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Royalist Portrait Charles I in Armour Remigius van Leemput
  • Royalist Portrait Charles I in Armour Remigius van Leemput
  • Royalist Portrait Charles I in Armour Remigius van Leemput
  • Royalist Portrait Charles I in Armour Remigius van Leemput
  • Royalist Portrait Charles I in Armour Remigius van Leemput
  • Royalist Portrait Charles I in Armour Remigius van Leemput
  • Royalist Portrait Charles I in Armour Remigius van Leemput
  • Royalist Portrait Charles I in Armour Remigius van Leemput

Royalist Portrait Charles I in Armour Remigius van Leemput

Price:

£15,000.00


Product Description

Most likely painted during the 1640s, the portrait is a reduced version of the original by Sir Anthony Van Dyck, that was once in the collection of Robert Walpole and was later acquired by the Hermitage Museum of St Petersburg in 1779.

It is hard to put a name to these smaller portraits of the Cavalier King – we know little about Van Dyck’s studio, or what became of its staff after the artist’s death in 1641. We also have an imperfect understanding of the dissemination of Royalist Iconography during the English Civil War and the extent to which the King’s studio in Oxford enabled it. Despite this, two names emerge from the wilderness:

Theodore Roussel was born in London in 1614, to a family of Flemish extraction. He was the nephew of Cornelius Johnson and would spend nine years working in his studio. According to George Vertue, he later "livd a year with Vandyke and coppyd his pictures.”

Remigius van Leemput was born in Antwerp in 1607. Little is known of his earlier years, though he seems to have followed in that long tradition of Flemish painters, who made the journey across the North Sea. He arrived in London sometime after 1632; the Netherlands Institute for Art History (RKD) suggests he may have accompanied Van Dyck. By 1635 he was living in Covent Garden, a newly developed part of London, that was becoming popular with painters. He involved himself in all aspects of his trade and as a result mastered none of them. He is best known for his smaller copies, a series of which were listed in a royal inventory during the reign of Queen Anne as ‘14 … Ladies heads Copys by Remy.” After the English Civil War, he represented the Spanish ambassador Alonso Cardenas during the dispersal of Charles I’s collection. He acquired some of it for himself, including Van Dyck’s equestrian portrait of “Charles I with M. de Antoine.” It was valued at 150 pounds and he later tried to sell it in Antwerp, with the price modestly adjusted to 1500 guineas. He never found a buyer and the painting remained in his collection, until it was returned to Charles II after the restoration of 1660.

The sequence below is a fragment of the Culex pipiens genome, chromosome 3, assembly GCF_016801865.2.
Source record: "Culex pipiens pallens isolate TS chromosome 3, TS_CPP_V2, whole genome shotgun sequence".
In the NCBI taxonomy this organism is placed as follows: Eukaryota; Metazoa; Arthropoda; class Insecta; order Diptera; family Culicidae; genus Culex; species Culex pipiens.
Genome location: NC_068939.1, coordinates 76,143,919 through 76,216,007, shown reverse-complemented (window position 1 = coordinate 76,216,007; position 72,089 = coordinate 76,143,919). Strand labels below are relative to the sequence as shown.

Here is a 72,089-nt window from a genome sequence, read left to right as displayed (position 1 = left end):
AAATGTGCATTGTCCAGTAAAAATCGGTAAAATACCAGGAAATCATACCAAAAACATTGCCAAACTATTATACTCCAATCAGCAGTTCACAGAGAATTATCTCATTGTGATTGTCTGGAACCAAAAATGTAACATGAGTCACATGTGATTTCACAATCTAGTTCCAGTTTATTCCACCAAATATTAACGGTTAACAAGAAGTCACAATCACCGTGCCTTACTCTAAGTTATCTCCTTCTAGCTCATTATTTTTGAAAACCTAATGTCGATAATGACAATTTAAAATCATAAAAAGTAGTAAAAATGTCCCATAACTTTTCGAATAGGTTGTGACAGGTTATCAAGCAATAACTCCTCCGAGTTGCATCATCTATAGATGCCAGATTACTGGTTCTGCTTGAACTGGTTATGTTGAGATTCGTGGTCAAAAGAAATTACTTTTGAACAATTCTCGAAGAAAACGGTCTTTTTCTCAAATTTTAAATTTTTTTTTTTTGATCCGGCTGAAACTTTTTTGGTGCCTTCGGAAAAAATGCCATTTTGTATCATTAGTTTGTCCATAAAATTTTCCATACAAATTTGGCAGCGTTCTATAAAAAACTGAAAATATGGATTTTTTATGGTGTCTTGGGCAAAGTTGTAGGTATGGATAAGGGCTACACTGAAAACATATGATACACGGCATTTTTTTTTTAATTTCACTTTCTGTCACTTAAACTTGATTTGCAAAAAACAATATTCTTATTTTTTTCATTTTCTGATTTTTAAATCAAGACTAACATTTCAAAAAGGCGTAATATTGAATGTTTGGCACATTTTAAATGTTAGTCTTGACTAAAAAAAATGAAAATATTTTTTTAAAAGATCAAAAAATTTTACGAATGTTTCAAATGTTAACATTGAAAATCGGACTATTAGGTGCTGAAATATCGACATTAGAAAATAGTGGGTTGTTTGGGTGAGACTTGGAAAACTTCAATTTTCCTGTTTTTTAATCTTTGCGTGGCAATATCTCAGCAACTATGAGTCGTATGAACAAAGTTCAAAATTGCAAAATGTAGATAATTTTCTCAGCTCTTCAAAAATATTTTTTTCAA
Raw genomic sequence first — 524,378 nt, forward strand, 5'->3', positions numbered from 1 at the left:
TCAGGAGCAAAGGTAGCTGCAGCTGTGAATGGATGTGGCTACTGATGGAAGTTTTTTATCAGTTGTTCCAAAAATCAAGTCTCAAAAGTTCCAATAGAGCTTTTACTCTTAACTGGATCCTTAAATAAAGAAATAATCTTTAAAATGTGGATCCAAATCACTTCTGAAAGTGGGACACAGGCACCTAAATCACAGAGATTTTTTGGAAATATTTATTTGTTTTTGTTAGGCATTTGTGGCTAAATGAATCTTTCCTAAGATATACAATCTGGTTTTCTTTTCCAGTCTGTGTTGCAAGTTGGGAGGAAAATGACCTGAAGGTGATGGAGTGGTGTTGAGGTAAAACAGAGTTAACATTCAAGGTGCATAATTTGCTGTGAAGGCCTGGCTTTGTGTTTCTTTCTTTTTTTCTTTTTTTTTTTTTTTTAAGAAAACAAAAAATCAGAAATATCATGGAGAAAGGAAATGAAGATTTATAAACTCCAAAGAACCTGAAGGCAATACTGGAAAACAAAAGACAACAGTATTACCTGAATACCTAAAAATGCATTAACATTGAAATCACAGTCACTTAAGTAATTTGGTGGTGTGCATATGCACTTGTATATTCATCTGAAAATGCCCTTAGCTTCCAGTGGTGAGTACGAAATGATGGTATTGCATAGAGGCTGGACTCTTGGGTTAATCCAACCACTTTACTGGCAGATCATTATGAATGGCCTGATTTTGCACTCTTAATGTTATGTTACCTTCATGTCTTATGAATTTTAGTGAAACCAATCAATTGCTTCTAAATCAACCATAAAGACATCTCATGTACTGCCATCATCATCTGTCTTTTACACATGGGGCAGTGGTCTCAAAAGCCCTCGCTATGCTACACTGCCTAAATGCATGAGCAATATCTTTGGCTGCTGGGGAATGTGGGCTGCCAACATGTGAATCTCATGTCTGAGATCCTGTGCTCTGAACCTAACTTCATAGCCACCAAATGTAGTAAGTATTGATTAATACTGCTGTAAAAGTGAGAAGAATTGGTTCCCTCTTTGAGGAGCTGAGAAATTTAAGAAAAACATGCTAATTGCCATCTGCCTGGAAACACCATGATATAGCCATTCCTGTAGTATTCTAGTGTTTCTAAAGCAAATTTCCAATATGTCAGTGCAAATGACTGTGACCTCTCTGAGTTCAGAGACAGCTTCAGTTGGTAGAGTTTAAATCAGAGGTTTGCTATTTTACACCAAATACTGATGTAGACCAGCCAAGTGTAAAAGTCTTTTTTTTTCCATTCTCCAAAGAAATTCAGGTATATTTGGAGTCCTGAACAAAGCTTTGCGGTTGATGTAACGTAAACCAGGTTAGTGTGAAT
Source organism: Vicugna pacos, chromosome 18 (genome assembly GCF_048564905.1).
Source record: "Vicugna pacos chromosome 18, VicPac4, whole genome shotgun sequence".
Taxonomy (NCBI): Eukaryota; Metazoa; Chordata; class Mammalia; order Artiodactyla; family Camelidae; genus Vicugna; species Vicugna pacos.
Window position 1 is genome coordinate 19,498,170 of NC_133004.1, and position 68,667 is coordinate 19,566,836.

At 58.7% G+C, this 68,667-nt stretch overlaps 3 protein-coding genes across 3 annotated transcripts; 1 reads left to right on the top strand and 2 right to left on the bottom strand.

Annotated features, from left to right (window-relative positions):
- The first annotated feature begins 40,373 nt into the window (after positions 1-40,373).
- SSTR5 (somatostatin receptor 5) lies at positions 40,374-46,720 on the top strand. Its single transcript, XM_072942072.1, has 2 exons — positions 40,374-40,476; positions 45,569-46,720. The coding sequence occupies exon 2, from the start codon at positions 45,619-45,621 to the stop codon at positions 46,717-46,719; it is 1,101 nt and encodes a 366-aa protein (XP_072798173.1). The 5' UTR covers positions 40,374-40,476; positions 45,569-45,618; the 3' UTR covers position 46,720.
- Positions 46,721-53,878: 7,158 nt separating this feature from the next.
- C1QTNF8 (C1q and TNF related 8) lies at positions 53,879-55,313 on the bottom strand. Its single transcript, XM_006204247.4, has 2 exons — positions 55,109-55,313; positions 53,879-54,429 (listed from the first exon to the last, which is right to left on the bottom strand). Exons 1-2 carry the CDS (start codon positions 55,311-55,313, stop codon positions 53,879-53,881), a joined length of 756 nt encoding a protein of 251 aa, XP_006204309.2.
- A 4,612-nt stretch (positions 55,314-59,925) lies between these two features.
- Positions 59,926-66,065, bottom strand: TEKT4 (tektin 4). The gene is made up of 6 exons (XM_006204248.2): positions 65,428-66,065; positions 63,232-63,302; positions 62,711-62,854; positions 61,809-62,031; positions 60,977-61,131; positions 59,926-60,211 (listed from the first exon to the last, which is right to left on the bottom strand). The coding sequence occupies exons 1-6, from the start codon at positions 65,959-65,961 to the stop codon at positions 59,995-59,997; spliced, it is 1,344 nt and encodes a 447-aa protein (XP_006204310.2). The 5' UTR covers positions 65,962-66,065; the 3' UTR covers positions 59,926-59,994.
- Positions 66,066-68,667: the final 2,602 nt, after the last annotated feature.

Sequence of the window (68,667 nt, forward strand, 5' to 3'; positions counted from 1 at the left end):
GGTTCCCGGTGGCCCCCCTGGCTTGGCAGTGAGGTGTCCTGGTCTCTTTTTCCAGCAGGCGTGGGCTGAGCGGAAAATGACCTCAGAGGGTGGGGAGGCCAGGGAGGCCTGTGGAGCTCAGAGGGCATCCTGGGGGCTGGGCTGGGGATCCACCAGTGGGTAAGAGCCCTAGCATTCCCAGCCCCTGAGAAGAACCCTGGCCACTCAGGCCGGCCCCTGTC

Leemput’s work is distinct for the greyish undertones to the flesh. The hair is also unusual, for some locks have been painted with the back of the brush. Certain aspects of the portrait suggest it was painted under the strains of a war time economy, the paint is thin, in parts it barely covers the brown undercoat.

The portrait is held in a 17th century ‘raffle’ leaf bolection frame, with faux oval centre.

Provenance

The portrait came from the Castle Filleigh Estate in North Devon. The historic lord, Sir Faithful Fortescue (1585-1666) was a royalist commander of the English Civil War, who deserted the parliamentary army before the battle of Edgehill. He later became the commander of the 10th regiment of the royal Infantry and served with the garrison at Oxford. Fortescue was a part of the 3rd English Civil War, fighting with the army of Charles II in Scotland. After the Royalist defeat at the Battle of Worcester in 1651, Fortescue fled to the continent, first to France and later to the Netherlands. He returned to England after the restoration of Charles II and became a Gentleman of the Privy Chamber. Though he spent much of his later life in London, he died on the Isle of Wight, having sought refuge there after the plague of 1665.


Further Reading

Karen Hearn: Van Dyck & Britain, Tate London, 2009
O. Millar: The Tudor, Stuart and Early Georgian Pictures in the Collection of Her Majesty the Queen (London, 1963)
"Leemput , Remi van." Richard Jeffree. Grove Art Online. Oxford Art Online. Oxford University Press. Web. 19 Nov. 2014

Size of Frame: 91.2 x 78.6 x 4.6cm (35¾ x 31 x 1¾”)
Size of Canvas: 76.6 x 63.8cm (30¼ x 25⅛”)
Weight: 5.6kg

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